The evaporation of beer’s social side has had a profound impact on breweries, many of whom previously attracted attention through word-of-mouth, digital column inches, and collaborations. As people increasingly buy online, and work and drink from home, achieving the mindshare required to build momentum as a business is exponentially harder. Many of the top-ranked breweries on sites such as Untappd and RateBeer are there off the back of thousands of Instagram images and ratings from festivals and fringe events, where a thunderclap of digital exposure can send brands hurtling up the rankings and across other media.
In the future, those can drops and launch parties will see less footfall, online releases will be staggered by the gap between digital announcements and physical deliveries, and multiple posts and check-ins from bottle shares will dry up. With less user-generated and influencer-boosted content to feed off, that exposure will be harder to find. Ask any social media manager how much easier it is to produce content and foster interaction when new products and events are being shared all the time.
The lack of events has forced breweries to find new spaces in which to communicate with both trade and consumers. Of all the trends accelerated by COVID-19, video conferencing has been among the most noticeable. You only have to look at the 220% jump in Zoom’s share price over lockdown to understand the scale of social change, and breweries have been quick to adapt.
It must be a relief to brewery owners, many of whom once traveled the world to host meet-the-brewer events in half-empty bars, that they can now go live on Instagram and garner hundreds of views without even putting their trousers on. But a question remains around whether fatigue will set in—the interaction we crave as humans can’t be fully satisfied by listening on headphones, asking questions in the comments, and hitting hearts when we agree.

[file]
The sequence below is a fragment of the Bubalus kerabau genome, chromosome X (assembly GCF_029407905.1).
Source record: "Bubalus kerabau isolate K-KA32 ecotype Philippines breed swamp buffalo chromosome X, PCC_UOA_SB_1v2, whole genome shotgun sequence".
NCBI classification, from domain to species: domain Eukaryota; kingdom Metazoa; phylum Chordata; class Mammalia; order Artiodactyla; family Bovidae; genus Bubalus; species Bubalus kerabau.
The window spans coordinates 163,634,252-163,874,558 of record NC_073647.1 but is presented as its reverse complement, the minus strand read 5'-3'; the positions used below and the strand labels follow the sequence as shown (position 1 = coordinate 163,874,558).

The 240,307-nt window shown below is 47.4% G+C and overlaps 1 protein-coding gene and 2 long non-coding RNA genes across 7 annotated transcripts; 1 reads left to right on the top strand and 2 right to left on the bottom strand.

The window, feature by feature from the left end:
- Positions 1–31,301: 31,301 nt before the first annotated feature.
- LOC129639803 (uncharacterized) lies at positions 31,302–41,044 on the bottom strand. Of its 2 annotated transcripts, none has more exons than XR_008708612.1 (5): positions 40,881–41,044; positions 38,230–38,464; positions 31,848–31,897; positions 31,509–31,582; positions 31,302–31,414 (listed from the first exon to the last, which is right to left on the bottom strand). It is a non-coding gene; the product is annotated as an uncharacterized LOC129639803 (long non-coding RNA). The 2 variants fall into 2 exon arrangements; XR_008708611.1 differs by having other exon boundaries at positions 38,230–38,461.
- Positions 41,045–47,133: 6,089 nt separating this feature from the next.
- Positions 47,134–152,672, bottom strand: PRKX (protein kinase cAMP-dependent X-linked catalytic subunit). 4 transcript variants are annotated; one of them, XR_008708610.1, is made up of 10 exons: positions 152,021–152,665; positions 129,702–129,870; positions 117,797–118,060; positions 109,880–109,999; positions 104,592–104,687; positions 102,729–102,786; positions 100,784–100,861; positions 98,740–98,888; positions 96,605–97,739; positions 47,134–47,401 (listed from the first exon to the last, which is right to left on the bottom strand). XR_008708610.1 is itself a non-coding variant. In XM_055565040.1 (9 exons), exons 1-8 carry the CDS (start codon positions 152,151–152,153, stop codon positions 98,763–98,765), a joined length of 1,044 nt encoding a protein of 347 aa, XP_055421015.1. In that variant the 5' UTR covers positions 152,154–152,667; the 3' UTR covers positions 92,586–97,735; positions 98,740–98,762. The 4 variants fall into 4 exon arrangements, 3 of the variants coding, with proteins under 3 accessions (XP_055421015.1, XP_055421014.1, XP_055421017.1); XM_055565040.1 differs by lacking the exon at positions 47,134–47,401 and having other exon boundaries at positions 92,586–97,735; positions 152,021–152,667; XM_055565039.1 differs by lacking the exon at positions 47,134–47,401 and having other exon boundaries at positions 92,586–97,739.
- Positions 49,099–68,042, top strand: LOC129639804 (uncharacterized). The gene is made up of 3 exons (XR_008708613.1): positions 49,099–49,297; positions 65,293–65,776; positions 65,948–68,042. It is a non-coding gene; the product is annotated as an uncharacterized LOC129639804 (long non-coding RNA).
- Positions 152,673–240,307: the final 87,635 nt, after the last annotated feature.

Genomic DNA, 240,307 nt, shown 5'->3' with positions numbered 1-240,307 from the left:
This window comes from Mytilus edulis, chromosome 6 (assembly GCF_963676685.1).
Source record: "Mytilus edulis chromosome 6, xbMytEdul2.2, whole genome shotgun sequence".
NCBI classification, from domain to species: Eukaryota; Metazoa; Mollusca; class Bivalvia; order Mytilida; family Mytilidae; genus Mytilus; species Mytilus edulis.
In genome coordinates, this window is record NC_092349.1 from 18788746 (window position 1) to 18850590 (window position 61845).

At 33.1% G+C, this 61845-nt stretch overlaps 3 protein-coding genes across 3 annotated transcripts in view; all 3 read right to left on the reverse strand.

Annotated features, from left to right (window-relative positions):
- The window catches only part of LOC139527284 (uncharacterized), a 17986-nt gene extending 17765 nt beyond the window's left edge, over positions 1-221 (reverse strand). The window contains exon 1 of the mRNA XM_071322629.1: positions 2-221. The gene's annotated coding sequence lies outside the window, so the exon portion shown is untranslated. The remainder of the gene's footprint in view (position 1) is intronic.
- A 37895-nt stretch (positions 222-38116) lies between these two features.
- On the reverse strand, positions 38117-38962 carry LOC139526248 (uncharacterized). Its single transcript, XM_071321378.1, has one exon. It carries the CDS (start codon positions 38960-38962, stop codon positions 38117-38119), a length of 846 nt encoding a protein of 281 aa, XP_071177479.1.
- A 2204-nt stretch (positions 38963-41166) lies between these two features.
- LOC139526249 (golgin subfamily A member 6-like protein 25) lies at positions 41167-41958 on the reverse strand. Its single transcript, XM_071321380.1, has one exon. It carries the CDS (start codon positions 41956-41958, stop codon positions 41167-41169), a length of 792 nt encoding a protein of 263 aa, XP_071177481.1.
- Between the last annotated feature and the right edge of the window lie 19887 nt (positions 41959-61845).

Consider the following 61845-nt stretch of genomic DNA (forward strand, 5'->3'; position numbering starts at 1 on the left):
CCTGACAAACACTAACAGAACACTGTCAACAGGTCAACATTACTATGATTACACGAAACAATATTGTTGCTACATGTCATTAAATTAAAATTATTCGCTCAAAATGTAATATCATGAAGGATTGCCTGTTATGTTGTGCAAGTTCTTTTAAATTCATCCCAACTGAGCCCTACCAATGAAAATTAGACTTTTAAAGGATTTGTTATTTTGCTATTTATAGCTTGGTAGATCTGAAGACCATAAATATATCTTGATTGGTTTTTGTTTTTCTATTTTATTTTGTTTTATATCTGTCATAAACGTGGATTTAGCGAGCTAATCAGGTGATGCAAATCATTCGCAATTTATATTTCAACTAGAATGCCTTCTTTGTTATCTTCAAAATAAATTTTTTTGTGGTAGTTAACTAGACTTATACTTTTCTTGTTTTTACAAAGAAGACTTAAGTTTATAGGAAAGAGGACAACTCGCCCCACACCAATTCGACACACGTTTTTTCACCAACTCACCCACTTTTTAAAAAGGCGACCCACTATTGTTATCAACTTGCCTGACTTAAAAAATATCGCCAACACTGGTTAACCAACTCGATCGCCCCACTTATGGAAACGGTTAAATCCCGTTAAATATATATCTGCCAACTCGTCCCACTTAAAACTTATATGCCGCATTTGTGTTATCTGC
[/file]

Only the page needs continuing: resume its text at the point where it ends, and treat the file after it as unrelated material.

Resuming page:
Any drop in interaction will be compounded by the crowded nature of the beer market. Social media has opened the beer world up by erasing borders and physical distances, but that means breweries everywhere are now competing for the same space on news and social feeds. More than ever, small breweries looking to reach their local audiences will have to shout over the international reach of others, fighting the algorithms that push the most popular content to the top of feeds. Ultimately, though, craft beer as a whole might struggle to keep its hard-won mindshare among the public.
TOUCHING THE VOIDThe loss of the international festival circuit goes beyond hurting beer geeks’ social lives. Many breweries invest in sending brand representatives, brewers, and company higher-ups to a series of annual events: the Copenhagen Beer Celebration, London Craft Beer Festival, MASH in Barcelona, the Great American Beer Festival in Denver, Indy Man Beer Con in Manchester, and more. They’re loss-making trips, but for many, they’re key to establishing a global reputation. Breweries like Other Half, Trillium, and The Veil might not need sales from the European market, but they need the tweets, Instagram Stories and posts, and ratings of its beer geeks. It’s a digital marketing strategy that’s predicated on physical events and real life.
But festivals are about more than just reputation-building. Where is the innovation going to come from when brewers, hop growers, yeast suppliers, and maltsters can’t meet to discuss and experiment? Look at how Garage Beer Co got its start with an Other Half collab; consider how breweries will select their hops if they can’t travel; ask how complicated ideas, studies, and processes spread without the lectures and talks offered at events like the Brewers Association’s Craft Beer Conference.
These connections and events are vital to the collaborative nature of the craft beer industry. Many of the breweries who attend the Craft Beer Conference don’t even buy tickets to the seminars and talks: they are just there for the fringe events. It’s there that big deals are negotiated, distributors sounded out, collaborations arranged, jobs offered, and ideas shared. In one night you could do months’ worth of networking and brainstorming, and make acquaintances not feasible by cold calls and speculative emails.